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Synthesis, characterization, and immune efficacy of layered double hydroxide@SiO2 nanoparticles with shell-core structure as a delivery carrier for Newcastle disease virus DNA vaccine

Authors Zhao K, Rong G, Guo C, Luo X, Kang H, Sun Y, Dai C, Wang X, Wang X, Jin Z, Cui S, Sun Q

Received 23 October 2014

Accepted for publication 21 January 2015

Published 13 April 2015 Volume 2015:10(1) Pages 2895—2911


Checked for plagiarism Yes

Review by Single anonymous peer review

Peer reviewer comments 4

Editor who approved publication: Dr Lei Yang

Kai Zhao,1,* Guangyu Rong,1,2,* Chen Guo,1 Xiaomei Luo,1 Hong Kang,1 Yanwei Sun,1,3 Chunxiao Dai,4 Xiaohua Wang,1 Xin Wang,1 Zheng Jin,4 Shangjin Cui,3 Qingshen Sun1

1Key Laboratory of Microbiology, School of Life Science, Heilongjiang University, Harbin, People’s Republic of China; 2Department of Avian Infectious Disease, Shanghai Veterinary Research Institute of Chinese Academy of Agricultural Sciences, Shanghai, People’s Republic of China; 3Division of Swine Infectious Diseases, State Key Laboratory of Veterinary Biotechnology, Harbin Veterinary Research Institute of Chinese Academy of Agricultural Sciences, Harbin, People’s Republic of China; 4Key Laboratory of Chemical Engineering Process and Technology for High-efficiency Conversion, Heilongjiang University, Harbin, People’s Republic of China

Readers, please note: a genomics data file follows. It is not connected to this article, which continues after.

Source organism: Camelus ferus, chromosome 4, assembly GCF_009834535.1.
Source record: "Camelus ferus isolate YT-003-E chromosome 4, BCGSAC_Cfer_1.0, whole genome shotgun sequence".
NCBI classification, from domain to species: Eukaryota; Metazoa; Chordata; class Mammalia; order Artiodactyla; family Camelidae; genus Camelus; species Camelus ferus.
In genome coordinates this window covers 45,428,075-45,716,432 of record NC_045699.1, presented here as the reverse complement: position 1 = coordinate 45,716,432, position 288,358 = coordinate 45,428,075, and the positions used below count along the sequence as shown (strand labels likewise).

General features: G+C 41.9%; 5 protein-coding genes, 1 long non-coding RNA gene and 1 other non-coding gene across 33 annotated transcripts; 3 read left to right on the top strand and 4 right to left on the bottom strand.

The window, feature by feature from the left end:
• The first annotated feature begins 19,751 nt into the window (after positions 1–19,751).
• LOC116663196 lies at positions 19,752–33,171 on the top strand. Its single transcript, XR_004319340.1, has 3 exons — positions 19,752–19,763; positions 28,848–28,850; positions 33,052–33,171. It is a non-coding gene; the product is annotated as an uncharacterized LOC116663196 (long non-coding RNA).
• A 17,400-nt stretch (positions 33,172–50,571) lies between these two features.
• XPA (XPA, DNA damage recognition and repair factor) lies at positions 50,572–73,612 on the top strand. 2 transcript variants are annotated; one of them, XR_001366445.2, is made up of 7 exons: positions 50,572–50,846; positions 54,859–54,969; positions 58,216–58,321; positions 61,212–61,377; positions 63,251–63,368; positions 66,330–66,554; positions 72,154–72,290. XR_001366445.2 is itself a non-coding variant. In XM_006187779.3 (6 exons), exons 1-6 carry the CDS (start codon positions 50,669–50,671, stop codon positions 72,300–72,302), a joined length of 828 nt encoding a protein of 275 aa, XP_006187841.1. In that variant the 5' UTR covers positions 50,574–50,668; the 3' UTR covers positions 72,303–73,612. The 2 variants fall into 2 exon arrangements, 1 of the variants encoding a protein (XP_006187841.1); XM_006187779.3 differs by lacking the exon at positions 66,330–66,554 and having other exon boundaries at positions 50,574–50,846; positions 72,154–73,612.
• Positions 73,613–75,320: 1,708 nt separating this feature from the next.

*These authors contributed equally to this work

Abstract: Layered double hydroxide (LDH)@SiO2 nanoparticles were developed as a delivery carrier for the plasmid DNA expressing the Newcastle disease virus F gene. The LDH was hydrotalcite-like materials. The plasmid DNA encapsulated in the LDH@SiO2 nanoparticles (pFDNA-LDH@SiO2-NPs) was prepared by the coprecipitation method, and the properties of pFDNA-LDH@SiO2-NPs were characterized by transmission electron microscopy, zeta potential analyzer, Fourier transform infrared spectroscopy, and X-ray diffraction analysis. The results demonstrated that the pFDNA-LDH@SiO2-NPs had a regular morphology and high stability with a mean diameter of 371.93 nm, loading capacity of 39.66%±0.45%, and a zeta potential of +31.63 mV. A release assay in vitro showed that up to 91.36% of the total plasmid DNA could be sustainably released from the pFDNA-LDH@SiO2-NPs within 288 hours. The LDH@SiO2 nanoparticles had very low toxicity. Additionally, their high transfection efficiency in vitro was detected by fluorescent microscopy. Intranasal immunization of specific pathogen-free chickens with pFDNA-LDH@SiO2-NPs induced stronger cellular, humoral, and mucosal immune responses and achieved a greater sustained release effect than intramuscular naked plasmid DNA, and the protective efficacy after challenge with the strain F48E9 with highly virulent (mean death time of chicken embryos ≤60 hours, intracerebral pathogenicity index in 1 -day-old chickens >1.6) was 100%. Based on the results, LDH@SiO2 nanoparticles can be used as a delivery carrier for mucosal immunity of Newcastle disease DNA vaccine, and have great application potential in the future.

Keywords: LDH@SiO2 nanoparticles, Newcastle disease, mucosal immunity, Cytotoxicity, IgA

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